The Avar Khaganate (567–804), who may have included Rouran elements after the Göktürks crushed the Rouran ruling Mongolia, also used this title. The Avars invaded Europe, and for over a century ruled the Carpathian region. Westerners Latinized the title "Khagan" into "Gaganus" (in Historia Francorum), "Cagan" (in the Annales Fuldenses), or "Cacano" (in the Historia Langobardorum).

Mongol khagans

8 of 15 khagans of the Mongol Empire (Yuan-era pictures)

The Secret History of the Mongols, written for that very dynasty, clearly distinguishes Khagan and Khan: only Genghis Khan and his ruling descendants are called Khagan, while other rulers are referred to as Khan.[citation needed] The title "Khagan" or "Khaan" most literally translates to "great/supreme ruler" in the Mongol language, and by extension "sovereign", "monarch", "high king", or "emperor". The title can also be expanded with the addition of "Yekhe" (meaning "great" or "grand") to produce "Yekhe Khagan", meaning "Great Emperor".[citation needed]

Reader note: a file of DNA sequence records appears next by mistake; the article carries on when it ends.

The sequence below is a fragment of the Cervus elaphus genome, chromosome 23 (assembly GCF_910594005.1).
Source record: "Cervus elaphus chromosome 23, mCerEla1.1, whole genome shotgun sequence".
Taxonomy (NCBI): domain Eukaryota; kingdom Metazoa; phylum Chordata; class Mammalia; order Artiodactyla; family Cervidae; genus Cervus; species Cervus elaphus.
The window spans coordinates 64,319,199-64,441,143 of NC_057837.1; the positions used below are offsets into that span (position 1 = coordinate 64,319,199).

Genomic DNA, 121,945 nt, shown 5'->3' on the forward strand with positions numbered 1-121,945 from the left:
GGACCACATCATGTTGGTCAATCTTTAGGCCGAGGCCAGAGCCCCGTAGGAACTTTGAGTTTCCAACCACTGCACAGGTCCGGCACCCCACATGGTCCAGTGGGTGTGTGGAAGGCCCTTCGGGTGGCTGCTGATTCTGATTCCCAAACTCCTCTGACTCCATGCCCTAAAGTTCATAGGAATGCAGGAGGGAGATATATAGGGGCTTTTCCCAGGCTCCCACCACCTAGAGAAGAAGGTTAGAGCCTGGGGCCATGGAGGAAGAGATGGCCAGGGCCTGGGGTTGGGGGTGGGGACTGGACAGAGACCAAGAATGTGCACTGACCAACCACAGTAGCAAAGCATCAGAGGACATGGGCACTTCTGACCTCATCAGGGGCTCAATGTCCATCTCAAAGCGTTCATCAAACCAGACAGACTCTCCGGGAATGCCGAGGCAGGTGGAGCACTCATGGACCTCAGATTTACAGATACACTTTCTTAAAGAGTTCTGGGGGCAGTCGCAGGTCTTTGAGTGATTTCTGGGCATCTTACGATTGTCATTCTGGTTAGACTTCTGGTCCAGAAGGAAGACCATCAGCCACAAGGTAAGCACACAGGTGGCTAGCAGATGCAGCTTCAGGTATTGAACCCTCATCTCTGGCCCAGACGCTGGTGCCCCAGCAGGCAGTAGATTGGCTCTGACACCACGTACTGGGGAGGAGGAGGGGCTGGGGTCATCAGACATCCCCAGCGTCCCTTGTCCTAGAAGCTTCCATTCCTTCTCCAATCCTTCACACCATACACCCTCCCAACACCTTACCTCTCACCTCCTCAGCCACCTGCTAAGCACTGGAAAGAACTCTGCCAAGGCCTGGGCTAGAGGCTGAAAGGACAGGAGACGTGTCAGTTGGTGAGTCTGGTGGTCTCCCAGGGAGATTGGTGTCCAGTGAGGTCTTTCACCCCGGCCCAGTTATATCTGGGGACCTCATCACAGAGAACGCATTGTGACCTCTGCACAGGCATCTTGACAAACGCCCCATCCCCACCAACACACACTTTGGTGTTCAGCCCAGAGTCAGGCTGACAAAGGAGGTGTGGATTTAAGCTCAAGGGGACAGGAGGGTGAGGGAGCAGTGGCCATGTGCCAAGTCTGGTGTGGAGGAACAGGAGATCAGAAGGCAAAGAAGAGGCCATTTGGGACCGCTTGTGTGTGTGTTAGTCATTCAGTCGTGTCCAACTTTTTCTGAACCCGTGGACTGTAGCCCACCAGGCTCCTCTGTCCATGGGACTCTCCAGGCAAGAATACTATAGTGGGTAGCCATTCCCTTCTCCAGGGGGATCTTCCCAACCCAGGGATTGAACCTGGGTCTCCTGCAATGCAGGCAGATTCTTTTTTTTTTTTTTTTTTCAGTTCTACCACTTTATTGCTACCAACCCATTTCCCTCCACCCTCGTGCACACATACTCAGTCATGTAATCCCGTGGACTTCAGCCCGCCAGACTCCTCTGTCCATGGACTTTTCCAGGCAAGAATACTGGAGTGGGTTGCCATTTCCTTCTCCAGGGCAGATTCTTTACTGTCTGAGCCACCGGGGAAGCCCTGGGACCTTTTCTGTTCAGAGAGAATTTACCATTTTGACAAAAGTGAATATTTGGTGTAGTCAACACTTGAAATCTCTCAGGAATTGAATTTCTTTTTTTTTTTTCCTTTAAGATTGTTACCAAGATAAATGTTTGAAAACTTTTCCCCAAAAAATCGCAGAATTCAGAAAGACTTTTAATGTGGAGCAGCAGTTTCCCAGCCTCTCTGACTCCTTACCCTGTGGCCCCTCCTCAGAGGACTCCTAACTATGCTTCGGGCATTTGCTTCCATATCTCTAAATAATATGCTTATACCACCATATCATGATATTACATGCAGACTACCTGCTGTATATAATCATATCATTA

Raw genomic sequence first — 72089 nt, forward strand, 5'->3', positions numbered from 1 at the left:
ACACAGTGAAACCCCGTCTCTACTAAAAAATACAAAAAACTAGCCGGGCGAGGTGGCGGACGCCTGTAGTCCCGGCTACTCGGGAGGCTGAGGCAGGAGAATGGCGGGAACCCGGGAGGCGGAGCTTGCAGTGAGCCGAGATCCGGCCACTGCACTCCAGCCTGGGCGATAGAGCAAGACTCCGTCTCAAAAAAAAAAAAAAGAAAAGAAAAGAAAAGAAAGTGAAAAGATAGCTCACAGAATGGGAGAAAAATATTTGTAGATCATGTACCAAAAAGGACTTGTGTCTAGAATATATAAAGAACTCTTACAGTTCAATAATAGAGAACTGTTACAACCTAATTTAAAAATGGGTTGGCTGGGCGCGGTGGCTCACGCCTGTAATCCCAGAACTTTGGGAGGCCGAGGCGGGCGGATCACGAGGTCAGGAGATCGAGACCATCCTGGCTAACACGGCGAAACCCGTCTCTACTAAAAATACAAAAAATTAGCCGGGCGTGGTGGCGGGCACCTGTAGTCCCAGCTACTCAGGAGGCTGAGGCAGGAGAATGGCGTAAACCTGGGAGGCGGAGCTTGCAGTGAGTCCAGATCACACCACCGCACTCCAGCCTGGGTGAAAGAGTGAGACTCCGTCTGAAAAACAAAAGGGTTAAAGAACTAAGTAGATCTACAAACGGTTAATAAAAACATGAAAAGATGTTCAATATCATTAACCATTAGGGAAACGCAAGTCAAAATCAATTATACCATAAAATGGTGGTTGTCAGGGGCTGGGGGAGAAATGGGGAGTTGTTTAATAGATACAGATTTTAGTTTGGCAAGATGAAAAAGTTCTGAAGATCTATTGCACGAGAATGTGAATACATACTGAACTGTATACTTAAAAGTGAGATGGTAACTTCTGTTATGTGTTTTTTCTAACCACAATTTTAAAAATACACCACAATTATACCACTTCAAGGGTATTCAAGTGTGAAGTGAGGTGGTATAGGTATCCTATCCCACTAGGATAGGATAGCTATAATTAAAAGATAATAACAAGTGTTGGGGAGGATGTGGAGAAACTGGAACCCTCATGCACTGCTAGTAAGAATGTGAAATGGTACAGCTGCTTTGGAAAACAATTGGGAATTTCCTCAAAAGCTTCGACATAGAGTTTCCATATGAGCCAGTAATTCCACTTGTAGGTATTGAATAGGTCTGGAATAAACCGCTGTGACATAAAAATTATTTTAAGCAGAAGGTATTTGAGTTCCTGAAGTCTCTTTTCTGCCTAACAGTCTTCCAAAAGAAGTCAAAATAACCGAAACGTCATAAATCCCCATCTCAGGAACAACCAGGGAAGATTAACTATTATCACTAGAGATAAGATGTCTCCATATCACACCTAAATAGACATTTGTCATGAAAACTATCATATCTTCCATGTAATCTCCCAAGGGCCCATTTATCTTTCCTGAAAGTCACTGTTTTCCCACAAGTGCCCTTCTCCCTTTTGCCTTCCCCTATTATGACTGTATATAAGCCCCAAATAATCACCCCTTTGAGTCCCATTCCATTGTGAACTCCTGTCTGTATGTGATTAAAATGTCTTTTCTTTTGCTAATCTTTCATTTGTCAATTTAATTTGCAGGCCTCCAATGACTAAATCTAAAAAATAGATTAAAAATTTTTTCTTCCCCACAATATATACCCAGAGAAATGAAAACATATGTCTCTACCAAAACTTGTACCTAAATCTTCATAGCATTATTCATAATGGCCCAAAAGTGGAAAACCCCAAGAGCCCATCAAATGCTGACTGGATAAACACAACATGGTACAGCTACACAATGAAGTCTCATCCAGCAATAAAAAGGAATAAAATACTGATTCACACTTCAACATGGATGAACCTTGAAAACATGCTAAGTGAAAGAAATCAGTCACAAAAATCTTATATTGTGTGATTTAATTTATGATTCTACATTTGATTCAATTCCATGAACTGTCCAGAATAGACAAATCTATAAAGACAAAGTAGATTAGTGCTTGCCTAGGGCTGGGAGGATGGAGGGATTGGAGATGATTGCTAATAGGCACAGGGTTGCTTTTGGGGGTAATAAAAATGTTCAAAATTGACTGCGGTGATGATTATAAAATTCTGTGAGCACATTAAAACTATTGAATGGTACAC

The Mongol Empire began to split politically with the Toluid Civil War during 1260–1264 and the death of Kublai Khan in 1294, but the term Ikh Khagan (Great Khan, or Emperor) was still used by the emperors of the Yuan dynasty (1271–1368), who also took on the title of the Emperor of China. After the fall of the Yuan dynasty, the title continued to be used by monarchs of the Northern Yuan dynasty.[16]

Thus, the Yuan is sometimes referred to as the Empire of the Great Khan, coexisting with the other independent Mongol-ruled khanates in the west, including the Chagatai Khanate and Golden Horde. Only the Ilkhanate truly recognized the Yuan's overlordship as allies (although it was effectively autonomous). Because Kublai founded the Yuan, the members of the other branches of the Borjigin could take part in the election of a new Khagan as the supporters of one or other of the contestants, but they could not enter the contest as candidates themselves.[17]

Later,[d] Yuan emperors made peace with the three western khanates of the Mongol Empire and were considered as their nominal suzerain.[18] The nominal supremacy, while based on nothing like the same foundations as that of the earlier khagans (such as the continued border clashes among them), did last for a few decades, until the Yuan dynasty collapsed in 1368.[e]